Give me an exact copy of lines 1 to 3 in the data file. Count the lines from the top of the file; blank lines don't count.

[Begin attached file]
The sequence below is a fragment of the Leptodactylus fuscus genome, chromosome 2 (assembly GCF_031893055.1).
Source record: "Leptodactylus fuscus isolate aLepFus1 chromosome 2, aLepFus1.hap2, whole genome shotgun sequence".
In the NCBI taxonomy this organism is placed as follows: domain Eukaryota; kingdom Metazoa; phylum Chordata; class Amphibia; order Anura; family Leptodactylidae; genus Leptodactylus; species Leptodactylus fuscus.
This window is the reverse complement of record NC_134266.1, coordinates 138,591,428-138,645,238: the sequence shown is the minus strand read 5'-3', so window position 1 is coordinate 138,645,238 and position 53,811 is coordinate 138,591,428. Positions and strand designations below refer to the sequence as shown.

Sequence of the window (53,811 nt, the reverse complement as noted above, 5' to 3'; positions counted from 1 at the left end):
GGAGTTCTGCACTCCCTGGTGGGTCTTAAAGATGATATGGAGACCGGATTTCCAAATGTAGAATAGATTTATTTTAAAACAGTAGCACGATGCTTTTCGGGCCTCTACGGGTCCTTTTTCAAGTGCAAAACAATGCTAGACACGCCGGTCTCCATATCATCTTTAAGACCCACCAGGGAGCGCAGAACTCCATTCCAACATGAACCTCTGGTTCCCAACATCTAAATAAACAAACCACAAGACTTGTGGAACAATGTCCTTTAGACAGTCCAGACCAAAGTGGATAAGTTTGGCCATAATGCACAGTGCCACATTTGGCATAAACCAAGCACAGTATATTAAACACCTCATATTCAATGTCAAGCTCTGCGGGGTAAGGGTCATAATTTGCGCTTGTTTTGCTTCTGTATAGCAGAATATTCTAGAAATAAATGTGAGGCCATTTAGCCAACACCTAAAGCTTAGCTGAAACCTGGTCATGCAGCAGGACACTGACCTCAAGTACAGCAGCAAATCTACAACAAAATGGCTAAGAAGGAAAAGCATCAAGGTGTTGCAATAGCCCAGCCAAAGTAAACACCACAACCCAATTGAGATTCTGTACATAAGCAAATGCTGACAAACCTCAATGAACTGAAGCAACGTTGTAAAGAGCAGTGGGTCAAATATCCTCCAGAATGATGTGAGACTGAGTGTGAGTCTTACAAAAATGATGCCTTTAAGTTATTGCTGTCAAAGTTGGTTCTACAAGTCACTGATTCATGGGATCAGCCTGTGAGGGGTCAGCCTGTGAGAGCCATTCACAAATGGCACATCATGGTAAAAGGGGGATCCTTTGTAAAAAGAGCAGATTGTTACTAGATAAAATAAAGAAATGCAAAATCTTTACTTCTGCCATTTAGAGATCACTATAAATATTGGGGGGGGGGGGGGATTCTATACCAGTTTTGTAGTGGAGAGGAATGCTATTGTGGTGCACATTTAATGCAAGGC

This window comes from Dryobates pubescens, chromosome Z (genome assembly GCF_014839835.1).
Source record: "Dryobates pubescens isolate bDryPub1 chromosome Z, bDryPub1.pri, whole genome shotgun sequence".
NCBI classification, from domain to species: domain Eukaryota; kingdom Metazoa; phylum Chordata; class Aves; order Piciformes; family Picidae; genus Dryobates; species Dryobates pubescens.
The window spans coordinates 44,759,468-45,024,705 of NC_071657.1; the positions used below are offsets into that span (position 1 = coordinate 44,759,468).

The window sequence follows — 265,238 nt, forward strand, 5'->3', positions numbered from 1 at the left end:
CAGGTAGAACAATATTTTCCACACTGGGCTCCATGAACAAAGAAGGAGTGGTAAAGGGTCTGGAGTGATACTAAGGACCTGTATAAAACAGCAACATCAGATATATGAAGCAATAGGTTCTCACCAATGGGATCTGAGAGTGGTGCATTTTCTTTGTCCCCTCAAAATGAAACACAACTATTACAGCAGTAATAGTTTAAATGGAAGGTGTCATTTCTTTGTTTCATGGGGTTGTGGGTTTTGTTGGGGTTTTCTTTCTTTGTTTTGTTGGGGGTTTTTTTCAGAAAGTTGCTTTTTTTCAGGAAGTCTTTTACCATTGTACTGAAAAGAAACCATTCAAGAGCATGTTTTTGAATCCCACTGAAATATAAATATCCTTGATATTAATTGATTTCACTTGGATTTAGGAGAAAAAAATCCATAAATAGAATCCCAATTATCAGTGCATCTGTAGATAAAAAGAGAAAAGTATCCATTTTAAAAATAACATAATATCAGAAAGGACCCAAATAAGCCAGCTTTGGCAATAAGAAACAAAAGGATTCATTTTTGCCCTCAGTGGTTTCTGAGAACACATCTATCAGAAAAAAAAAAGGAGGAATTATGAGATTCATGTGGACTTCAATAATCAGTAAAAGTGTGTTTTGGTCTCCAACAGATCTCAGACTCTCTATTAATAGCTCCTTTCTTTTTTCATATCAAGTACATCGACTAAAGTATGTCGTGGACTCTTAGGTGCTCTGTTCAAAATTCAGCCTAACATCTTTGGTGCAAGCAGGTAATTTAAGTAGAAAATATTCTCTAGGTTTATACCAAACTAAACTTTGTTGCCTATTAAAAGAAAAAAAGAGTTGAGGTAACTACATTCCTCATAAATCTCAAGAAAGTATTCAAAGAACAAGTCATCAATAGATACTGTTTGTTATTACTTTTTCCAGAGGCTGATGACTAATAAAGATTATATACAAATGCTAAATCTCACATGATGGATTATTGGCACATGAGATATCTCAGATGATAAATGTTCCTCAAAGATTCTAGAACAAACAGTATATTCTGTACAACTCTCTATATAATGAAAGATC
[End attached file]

The sequence below is a fragment of the Leptodactylus fuscus genome, chromosome 2 (assembly GCF_031893055.1).
Source record: "Leptodactylus fuscus isolate aLepFus1 chromosome 2, aLepFus1.hap2, whole genome shotgun sequence".
In the NCBI taxonomy this organism is placed as follows: domain Eukaryota; kingdom Metazoa; phylum Chordata; class Amphibia; order Anura; family Leptodactylidae; genus Leptodactylus; species Leptodactylus fuscus.